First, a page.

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An expert's warning: 'Parents should think twice about posing toddlers with the family dog.'

Images of babies and dogs appear daily on our Facebook feeds and have everyone cooing and sharing them. Dogs and babies just go together.

Even before our daughter was born, I couldn’t wait to introduce her to the four-legged members of the family. And, like a lot of families, I trusted my dogs implicitly. Despite this trust, I understood they were still animals and never left them alone with my baby or my now toddler.

However, canine behaviour specialist and former air force police dog handler, Grant Teeboon, said social media and the obsession with memes of dogs with babies is a recipe for disaster.

“Canine behaviour experts are concerned because many of these clips and pictures show dogs that are clearly stressed and bordering on aggressively reactive towards the child. Parents are playing Russian Roulette with their newborns,” he said.

“Parents need to be warned that the trusted family dog can bite a child in a fraction of a second and the consequences of such a bite can be life-changing.”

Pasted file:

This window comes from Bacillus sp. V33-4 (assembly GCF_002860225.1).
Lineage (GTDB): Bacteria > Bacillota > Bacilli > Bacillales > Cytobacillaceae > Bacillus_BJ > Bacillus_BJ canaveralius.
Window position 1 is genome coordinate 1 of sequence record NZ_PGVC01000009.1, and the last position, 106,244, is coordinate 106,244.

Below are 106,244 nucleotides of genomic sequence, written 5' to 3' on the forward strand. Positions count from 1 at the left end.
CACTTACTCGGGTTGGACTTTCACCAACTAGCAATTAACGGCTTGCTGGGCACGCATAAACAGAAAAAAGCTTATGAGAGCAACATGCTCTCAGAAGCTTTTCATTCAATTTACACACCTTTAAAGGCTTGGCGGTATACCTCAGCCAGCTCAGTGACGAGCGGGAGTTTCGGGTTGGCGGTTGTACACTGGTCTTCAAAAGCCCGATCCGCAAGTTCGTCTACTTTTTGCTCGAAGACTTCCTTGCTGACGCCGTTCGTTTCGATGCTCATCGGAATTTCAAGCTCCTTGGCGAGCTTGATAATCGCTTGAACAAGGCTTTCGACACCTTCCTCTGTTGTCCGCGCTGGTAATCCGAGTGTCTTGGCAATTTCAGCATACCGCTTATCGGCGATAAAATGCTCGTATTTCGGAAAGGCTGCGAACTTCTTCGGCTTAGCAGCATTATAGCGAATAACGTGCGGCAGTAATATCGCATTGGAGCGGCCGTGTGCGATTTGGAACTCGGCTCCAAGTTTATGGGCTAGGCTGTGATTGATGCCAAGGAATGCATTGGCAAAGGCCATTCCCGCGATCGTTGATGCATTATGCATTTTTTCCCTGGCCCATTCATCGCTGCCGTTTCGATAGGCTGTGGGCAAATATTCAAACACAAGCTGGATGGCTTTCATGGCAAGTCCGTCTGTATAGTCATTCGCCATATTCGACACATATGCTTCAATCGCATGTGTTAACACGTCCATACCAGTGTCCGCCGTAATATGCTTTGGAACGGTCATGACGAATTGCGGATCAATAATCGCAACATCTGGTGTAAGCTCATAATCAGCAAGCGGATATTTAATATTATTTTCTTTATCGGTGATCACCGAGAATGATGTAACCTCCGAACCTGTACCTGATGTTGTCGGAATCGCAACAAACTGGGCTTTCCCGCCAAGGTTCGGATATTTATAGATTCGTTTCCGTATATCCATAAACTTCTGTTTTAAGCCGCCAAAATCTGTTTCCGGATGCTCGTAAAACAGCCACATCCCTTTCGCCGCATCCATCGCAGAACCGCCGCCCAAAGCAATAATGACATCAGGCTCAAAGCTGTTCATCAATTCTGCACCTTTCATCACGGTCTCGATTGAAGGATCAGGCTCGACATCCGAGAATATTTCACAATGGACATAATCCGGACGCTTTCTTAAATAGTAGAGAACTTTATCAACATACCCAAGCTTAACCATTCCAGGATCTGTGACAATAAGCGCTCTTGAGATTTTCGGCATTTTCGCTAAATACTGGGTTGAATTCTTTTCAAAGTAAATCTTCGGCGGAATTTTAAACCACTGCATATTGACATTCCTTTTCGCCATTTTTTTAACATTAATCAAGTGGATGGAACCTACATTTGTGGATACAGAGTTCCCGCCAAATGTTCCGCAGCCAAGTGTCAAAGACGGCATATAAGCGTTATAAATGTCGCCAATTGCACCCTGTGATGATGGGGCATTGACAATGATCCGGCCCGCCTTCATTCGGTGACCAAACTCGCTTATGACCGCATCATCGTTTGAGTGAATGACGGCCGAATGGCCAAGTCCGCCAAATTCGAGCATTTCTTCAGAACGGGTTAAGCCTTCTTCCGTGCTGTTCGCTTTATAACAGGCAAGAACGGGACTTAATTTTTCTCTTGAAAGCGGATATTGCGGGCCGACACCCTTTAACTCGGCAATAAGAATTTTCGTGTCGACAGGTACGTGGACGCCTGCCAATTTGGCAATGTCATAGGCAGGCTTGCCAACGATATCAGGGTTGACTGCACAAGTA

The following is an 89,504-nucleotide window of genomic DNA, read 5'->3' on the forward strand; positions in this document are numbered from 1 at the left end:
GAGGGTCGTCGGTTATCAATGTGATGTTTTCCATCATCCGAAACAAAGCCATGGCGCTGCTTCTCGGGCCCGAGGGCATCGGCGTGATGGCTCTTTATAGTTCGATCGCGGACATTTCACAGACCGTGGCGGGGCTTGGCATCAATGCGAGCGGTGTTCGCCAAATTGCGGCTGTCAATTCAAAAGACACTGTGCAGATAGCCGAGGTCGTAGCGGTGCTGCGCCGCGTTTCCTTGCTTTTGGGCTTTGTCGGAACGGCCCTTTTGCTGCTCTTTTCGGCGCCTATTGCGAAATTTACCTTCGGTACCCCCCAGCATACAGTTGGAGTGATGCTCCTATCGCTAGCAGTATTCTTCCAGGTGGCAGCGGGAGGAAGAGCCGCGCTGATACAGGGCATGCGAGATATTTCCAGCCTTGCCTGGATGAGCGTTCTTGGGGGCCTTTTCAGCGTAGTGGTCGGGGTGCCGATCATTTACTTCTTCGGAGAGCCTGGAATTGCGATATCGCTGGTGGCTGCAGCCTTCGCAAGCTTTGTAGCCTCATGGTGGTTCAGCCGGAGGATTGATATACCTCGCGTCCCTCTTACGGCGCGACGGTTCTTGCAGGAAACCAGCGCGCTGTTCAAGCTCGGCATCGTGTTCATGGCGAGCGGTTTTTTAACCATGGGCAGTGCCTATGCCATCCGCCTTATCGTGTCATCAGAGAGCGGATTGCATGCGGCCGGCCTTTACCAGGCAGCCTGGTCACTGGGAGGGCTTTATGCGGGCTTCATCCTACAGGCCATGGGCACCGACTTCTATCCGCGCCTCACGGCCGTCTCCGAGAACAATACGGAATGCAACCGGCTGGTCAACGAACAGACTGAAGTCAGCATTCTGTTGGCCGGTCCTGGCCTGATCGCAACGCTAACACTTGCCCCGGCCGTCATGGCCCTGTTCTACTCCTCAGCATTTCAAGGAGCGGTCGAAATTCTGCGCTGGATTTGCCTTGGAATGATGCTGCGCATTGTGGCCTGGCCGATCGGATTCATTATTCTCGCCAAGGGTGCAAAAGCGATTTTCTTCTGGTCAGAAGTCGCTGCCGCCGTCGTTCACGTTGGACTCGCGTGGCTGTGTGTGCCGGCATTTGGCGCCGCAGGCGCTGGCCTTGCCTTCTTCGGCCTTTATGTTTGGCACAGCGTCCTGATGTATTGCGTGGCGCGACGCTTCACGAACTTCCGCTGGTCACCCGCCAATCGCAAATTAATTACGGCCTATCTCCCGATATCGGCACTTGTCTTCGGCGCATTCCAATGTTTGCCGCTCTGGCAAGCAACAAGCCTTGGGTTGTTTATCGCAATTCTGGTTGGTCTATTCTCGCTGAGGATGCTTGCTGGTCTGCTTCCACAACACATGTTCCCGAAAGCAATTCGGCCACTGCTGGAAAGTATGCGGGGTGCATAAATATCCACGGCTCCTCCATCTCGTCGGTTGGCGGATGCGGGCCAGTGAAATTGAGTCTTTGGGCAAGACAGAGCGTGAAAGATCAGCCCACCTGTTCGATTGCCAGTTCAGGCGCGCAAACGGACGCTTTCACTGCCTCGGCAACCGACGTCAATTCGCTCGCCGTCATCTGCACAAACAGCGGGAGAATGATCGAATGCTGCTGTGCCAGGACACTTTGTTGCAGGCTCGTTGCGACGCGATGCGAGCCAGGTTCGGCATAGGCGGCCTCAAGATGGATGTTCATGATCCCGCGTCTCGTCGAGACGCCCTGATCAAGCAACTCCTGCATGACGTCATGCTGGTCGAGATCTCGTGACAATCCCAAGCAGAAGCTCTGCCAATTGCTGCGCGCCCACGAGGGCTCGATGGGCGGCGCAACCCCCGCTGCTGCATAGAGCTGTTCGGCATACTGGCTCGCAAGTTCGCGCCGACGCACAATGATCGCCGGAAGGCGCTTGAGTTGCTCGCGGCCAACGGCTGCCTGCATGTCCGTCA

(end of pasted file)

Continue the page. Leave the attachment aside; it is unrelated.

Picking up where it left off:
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Teeboon said people all too often over humanise dogs and forget they are an animal and that it doesn’t take much for them to revert to their undomesticated nature.

“We judge the dog more as a human than a dog and this is putting babies at risk. We don’t do the dog any favours by treating it like a human,” Teeboon said.

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“With the increase in positive-only dog training, it increases the number of people who will be bitten. Without using punishment or correction it takes away our ability to clearly identify unacceptable behaviour to dogs.”

He said dogs show submission by lowering their bodies down to the ground and then by rolling onto their backs and showing their stomachs.

By putting babies on the ground beside a dog on their back with their throat and groin facing upwards it puts the baby in a submissive posture in the mind of the dog.

Teeboon said it was vital parents took the time to recognise the behaviour of dogs, never leave a baby or toddler unsupervised with a dog and always make sure the child is one physical level above the dog.

He said the warning signs to look for in a dog are tight jowls, bared teeth, ears back and moon eyes, where the dogs head is not pointing where it’s looking so you can see a lot of the whites of its eyes.

“Dogs communicate with body language and this must be read in clusters,” he said.

“Children’s movements can be unpredictable, and it doesn’t take much for a dog to snap. For the sake of 30 seconds of fame online they are putting their child in danger.”

For more information, visit www.thepawman.com.au

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